The markets that appear to be benefiting most are located in thecenter of the country, away from the land-constrained port markets.These include Memphis, Kansas City, Pittsburgh, Las Vegas, SouthCentral PA, Dallas, Indianapolis and Nashville, all of whichexperienced positive warehouse net absorption in the first half of2008.

According to Torto Wheaton vice president and managing economistLaura Stone Mortimer, two primary factors underlie the continuingdemand for larger warehouses. First, she says, risingtransportation costs are prompting manufacturers and importers torethink their supply chains to gain more efficiency and long-termsustainability from their distribution networks. Their tacticsinclude shifting to rail or shipping to East Coast ports to reducetruck use, consolidating warehouses, pooling equipment and loadsand insisting on full containers and truckloads. In addition, shesays, some smaller manufacturers and distributors of lower-valuedgoods are increasing US production or sourcing to avoid the highcosts of shipping from Asia.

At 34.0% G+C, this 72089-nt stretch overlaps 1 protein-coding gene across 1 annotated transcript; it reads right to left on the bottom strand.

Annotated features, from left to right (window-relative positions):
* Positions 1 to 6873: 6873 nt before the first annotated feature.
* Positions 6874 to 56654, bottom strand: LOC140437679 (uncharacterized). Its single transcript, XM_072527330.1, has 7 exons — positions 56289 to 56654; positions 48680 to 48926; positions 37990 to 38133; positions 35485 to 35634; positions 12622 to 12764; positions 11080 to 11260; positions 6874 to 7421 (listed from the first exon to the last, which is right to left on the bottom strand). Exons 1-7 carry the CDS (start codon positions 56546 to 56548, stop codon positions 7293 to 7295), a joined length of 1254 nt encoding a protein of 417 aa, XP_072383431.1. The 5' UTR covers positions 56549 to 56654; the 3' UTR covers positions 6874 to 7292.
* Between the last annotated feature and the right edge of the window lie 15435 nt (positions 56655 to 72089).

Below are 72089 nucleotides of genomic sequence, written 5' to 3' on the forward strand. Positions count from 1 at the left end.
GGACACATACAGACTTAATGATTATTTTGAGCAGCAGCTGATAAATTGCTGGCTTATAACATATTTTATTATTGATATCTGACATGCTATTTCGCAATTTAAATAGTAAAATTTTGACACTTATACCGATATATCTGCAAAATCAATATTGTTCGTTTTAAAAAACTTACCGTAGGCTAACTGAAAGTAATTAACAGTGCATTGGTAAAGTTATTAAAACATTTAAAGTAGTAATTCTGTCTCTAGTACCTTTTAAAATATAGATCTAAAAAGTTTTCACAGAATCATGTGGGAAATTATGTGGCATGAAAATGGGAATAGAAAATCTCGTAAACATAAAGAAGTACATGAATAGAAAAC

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As examples of how businesses are adjusting their supply chains,Stone Mortimer points to Wal-Mart's recent decision to haltconstruction of all new distribution centers and Ikea's shift ofsome furniture production from Asia to the US. She notes thatKimberly-Clark has reduced the number of manufacturing and regionaldistribution centers from 70 to nine over the past four years, withthe remaining facilities in more central locations that allow thecompany to reach 90% of the North American population in eighthours.

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While the Torto Wheaton economist believes manufacture ofsmaller, lower-value goods that are easier and less costly to shipprobably will not move back to the US, she says we may start to seea trend toward domestic production of bulkier goods that don'ttravel well in containers or are already being partiallymanufactured in the US. She adds that rising wage and internaltransportation costs in China might push activities such aslabeling and tagging back to the US as well.

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